Analysis, Middle East, Side Feature

Views on the News – 31 Oct 2018


  • Zionist Secretly Visits Oman
  • Another Conference on Syria
  • The Fight to own Antarctica

Zionist Secretly Visits Oman

Oman has publicly called on Middle East countries to accept “Israel” after Prime Minister Benjamin Netanyahu made a historic visit to the Gulf state, which has no diplomatic ties with the Jewish entity. In a speech he delivered at the IISS Manama Dialogue Security Summit in Bahrain, Omani Foreign Minister Yousuf bin Alawi said, “Israel is a state present in the region, and we all understand this. The world is also aware of this and maybe it is time for Israel to be treated the same [as other states] and to also bear the same obligations.” Netanyahu travelled to Oman at the invitation of the country’s leader, Sultan Sayyid Qaboos bin Said Al Said, so that the two could discuss regional issues. The visit, which was kept secret until after Netanyahu’s return to the Jewish entity on Friday, October 26th, this came just two days after a Palestinian delegation led by Palestinian Authority President Mahmoud Abbas was in Oman. Oman is relying on the United States and efforts by President Donald Trump in working towards the “deal of the century” (Middle East peace), he added.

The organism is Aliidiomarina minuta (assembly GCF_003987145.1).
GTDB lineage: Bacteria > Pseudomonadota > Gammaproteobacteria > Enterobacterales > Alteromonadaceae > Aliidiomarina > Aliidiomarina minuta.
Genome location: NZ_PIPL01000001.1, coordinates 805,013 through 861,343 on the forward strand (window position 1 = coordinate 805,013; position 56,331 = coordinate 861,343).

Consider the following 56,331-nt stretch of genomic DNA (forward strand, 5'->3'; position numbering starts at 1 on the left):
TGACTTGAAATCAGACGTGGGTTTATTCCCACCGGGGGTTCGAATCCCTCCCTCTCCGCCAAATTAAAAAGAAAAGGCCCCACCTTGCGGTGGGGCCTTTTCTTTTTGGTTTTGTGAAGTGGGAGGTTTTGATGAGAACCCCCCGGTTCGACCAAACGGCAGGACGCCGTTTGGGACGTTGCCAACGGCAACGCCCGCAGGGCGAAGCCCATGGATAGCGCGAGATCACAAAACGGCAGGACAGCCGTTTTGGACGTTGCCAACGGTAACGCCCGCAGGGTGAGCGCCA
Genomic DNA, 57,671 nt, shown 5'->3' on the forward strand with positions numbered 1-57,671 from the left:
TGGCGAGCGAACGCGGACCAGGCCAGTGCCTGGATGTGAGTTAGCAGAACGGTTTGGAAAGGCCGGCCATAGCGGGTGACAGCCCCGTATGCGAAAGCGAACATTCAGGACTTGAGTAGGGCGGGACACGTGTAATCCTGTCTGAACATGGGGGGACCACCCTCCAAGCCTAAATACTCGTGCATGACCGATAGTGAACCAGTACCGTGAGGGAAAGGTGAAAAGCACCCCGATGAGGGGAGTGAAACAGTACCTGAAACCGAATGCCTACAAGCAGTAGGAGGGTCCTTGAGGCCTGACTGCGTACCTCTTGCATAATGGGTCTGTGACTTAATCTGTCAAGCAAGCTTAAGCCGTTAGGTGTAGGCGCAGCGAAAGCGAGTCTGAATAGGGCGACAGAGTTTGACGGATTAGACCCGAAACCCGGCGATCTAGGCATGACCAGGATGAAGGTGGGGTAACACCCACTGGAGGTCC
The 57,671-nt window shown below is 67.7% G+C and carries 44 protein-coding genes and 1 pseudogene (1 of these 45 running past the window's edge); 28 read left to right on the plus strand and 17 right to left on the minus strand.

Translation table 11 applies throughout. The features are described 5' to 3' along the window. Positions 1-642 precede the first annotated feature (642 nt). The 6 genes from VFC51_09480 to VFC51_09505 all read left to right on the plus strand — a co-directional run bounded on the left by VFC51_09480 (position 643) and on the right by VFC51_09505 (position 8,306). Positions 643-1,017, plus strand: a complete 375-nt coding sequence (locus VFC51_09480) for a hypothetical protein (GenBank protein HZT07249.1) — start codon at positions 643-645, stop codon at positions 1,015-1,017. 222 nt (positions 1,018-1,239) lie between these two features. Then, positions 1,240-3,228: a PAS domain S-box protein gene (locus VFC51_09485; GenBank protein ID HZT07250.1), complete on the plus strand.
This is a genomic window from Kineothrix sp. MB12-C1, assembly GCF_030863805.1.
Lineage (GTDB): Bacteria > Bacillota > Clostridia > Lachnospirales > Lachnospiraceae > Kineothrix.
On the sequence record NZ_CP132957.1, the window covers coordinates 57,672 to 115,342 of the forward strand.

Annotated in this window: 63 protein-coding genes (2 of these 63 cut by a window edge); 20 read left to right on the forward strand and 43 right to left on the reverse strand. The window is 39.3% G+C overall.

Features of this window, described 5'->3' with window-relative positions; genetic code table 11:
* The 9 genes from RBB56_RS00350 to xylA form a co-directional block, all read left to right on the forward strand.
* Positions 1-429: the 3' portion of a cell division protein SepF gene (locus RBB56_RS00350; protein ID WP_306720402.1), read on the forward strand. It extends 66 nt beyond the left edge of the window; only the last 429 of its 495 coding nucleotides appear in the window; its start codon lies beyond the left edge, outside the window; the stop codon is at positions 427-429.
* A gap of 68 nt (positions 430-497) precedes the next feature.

Another Conference on Syria

On October 27, the leaders of Russia, Turkey, France and Germany met in Istanbul to discuss a resolution to the Syrian issue. The meeting was designed to complement the Sochi and Astana processes, as a result Russia and Turkey assumed the key roles in mediating the negotiations.

In the concluding joint statement, the leaders called for “an inclusive, Syrian-led and Syrian-owned political process.” This would be laughable if it wasn’t so serious, as the irony of four outside powers calling for a Syrian-led and Syrian-owned political process at a summit where no Syrians were present. Like Astana, Vienna, Geneva and the Riyadh process this conference came amongst the many before them to interfere in the outcome of Syria.


The Fight to own Antarctica

China is planning to build its first permanent airfield in Antarctica on an ice cap in the eastern part of the continent, the South China Morning Post reported. China established its first scientific station in Antarctica in 1985 and now operates four stations there, with a fifth set to be launched soon. China is working to increase its involvement and investment in Antarctica as the great powers continue to pay greater attention to the continent. In addition to scientific advancement and access to resources, Beijing’s involvement in the region will give it the ability to shape the rules and norms that govern the strategic space.